Over 1,000 people in 41 states and Washington, D.C., have become sick with the same strain of salmonella poisoning, according to the FDA. The source of the largest food outbreak in a decade has still not been determined and while tomatoes are still considered a potential cause, fresh jalapeños have been added to the suspect list.
The agency does not know what state or country the tainted produce may have originated in, and this lack of information illuminates the flaws in the Bioterrorism Act of 2002, according to the New York Times.
The law, according to the article, was intended to give federal officials a way to respond immediately to threats to the nation's food supply. To comply, importers, processors and distributors are supposed to keep track of where they buy produce and where it goes. This record-keeping provision in the law was conceived to provide officials with a means to quickly trace to the source of a major food illness outbreak.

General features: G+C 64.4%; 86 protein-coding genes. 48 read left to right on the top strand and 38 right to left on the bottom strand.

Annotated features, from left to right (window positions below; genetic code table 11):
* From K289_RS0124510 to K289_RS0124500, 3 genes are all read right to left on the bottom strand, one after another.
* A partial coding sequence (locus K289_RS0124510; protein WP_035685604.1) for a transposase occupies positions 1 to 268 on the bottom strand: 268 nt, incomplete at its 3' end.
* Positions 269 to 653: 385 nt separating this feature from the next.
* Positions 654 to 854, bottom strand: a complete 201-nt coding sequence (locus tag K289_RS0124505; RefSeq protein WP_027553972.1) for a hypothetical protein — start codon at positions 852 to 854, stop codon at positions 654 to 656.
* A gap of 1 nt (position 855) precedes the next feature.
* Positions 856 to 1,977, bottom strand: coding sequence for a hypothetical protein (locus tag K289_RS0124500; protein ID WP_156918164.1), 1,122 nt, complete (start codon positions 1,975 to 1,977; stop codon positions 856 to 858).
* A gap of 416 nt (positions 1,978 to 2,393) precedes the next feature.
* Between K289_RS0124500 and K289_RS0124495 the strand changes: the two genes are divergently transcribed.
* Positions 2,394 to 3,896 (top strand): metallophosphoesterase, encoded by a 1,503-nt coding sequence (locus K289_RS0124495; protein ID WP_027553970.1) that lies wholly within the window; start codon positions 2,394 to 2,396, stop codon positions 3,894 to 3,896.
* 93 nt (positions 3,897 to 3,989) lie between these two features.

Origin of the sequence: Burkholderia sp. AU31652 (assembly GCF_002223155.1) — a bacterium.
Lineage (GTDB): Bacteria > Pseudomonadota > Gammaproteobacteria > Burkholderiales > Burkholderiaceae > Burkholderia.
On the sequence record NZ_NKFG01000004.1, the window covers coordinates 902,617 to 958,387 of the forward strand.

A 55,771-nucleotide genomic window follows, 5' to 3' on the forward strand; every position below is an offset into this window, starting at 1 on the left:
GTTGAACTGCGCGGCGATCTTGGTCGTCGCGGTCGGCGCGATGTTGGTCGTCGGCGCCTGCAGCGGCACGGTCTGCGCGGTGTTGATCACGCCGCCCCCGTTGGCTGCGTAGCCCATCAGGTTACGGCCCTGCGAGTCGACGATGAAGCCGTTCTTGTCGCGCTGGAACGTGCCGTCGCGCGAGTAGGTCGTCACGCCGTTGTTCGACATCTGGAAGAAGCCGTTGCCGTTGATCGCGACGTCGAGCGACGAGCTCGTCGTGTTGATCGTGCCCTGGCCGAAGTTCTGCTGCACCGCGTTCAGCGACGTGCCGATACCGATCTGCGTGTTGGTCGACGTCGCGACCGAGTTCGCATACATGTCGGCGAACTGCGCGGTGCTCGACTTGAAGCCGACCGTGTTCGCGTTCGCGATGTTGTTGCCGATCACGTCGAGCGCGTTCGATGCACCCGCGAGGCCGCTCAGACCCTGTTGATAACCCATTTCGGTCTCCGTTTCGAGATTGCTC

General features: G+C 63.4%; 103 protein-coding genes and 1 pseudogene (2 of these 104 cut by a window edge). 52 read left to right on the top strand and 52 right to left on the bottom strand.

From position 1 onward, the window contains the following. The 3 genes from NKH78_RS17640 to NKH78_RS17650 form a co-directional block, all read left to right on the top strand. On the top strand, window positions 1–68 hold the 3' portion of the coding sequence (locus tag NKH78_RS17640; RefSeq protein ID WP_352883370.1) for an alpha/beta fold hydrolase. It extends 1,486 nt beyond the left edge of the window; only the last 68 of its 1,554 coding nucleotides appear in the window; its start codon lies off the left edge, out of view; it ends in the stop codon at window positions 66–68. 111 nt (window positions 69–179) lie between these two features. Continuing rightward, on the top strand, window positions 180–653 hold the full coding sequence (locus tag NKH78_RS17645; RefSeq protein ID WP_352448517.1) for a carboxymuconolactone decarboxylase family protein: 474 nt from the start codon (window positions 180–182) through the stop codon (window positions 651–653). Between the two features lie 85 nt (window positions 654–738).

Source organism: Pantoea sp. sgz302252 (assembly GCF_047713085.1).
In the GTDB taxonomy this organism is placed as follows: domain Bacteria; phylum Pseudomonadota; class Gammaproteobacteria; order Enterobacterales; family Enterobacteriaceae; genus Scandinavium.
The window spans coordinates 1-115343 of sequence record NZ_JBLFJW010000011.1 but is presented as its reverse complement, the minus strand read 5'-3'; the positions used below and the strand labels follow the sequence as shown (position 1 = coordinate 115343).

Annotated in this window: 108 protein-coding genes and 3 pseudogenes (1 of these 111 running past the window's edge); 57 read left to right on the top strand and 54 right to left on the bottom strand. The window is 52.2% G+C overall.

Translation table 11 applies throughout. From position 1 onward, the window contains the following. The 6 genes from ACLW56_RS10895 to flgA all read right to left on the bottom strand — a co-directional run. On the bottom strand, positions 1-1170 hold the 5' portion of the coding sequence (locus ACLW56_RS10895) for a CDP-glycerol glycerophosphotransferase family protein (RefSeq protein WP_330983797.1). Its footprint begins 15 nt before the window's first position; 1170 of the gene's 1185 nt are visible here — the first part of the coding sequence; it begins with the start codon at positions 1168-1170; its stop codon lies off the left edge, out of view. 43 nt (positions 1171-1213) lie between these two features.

However, processors often repack boxes of tomatoes to meet a buyer's demands, and when they do so they are not required to keep track of the farm or even country of origin of the produce. This has been a major problem for investigators.
Produce handlers only have to know one step back and one step forward in the food chain, according to the article, to comply with the law, and it does not apply to growers or retailers. There is also no standard format for record keeping, meaning the FDA is now going through a mishmash of records in an attempt to trace the source of the outbreak.
There is much debate brewing about who the FDA or the industry should put in place a better system for tracing food to its origins.
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